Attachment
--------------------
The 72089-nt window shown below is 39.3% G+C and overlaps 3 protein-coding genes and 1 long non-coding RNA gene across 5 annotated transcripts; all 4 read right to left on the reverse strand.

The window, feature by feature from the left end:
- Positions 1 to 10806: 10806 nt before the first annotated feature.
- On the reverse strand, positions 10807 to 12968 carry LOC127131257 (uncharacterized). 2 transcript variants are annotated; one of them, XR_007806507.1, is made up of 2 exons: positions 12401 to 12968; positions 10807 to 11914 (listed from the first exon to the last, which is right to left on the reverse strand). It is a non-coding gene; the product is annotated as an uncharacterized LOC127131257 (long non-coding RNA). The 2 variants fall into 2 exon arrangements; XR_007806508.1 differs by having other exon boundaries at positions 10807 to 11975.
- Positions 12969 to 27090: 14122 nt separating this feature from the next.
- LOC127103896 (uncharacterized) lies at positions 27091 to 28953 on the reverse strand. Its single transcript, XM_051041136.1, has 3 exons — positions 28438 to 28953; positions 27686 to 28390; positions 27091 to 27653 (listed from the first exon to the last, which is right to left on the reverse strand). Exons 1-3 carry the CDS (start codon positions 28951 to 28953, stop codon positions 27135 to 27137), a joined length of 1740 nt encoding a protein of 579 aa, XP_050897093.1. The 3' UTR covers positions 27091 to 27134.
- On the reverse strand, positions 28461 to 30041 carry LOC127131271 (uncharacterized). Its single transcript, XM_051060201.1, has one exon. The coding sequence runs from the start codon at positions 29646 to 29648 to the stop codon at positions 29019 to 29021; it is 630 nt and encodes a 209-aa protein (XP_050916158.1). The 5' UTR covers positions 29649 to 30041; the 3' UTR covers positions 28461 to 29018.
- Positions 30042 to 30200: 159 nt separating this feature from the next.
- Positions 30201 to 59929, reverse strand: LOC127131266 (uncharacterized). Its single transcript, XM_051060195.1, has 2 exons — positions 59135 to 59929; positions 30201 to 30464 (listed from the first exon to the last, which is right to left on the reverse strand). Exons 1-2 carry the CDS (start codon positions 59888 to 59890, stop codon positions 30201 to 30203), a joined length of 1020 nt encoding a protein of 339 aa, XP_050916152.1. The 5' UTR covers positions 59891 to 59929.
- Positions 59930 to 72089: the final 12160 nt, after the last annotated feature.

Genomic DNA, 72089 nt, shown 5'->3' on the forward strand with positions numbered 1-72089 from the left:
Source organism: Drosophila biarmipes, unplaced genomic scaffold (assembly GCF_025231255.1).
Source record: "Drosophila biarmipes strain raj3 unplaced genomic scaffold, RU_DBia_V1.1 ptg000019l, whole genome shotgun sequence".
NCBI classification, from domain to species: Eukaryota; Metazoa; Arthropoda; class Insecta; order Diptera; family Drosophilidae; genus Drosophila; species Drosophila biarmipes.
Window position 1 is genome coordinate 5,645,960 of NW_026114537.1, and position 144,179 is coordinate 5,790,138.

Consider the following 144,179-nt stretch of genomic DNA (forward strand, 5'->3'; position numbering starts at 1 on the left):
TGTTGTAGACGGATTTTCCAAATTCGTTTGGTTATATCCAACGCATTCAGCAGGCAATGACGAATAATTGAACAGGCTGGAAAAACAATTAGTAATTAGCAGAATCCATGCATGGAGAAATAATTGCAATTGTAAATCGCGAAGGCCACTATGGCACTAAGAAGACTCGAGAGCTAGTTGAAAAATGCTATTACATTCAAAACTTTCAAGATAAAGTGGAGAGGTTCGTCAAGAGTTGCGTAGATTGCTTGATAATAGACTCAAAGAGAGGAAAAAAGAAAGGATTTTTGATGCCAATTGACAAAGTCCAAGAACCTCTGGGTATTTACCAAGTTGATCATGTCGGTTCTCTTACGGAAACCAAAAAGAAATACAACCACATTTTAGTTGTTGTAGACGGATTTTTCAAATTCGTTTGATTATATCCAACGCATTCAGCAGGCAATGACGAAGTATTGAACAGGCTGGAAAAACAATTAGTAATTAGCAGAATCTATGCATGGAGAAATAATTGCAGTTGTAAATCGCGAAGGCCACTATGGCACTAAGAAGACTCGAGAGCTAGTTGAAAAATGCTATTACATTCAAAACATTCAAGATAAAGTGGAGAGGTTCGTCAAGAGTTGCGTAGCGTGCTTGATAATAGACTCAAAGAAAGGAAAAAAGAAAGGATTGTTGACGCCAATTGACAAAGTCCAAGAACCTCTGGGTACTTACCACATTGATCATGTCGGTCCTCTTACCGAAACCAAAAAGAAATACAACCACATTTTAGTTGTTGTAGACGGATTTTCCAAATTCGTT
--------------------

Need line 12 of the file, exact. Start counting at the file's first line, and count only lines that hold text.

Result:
Source organism: Drosophila biarmipes, unplaced genomic scaffold (assembly GCF_025231255.1).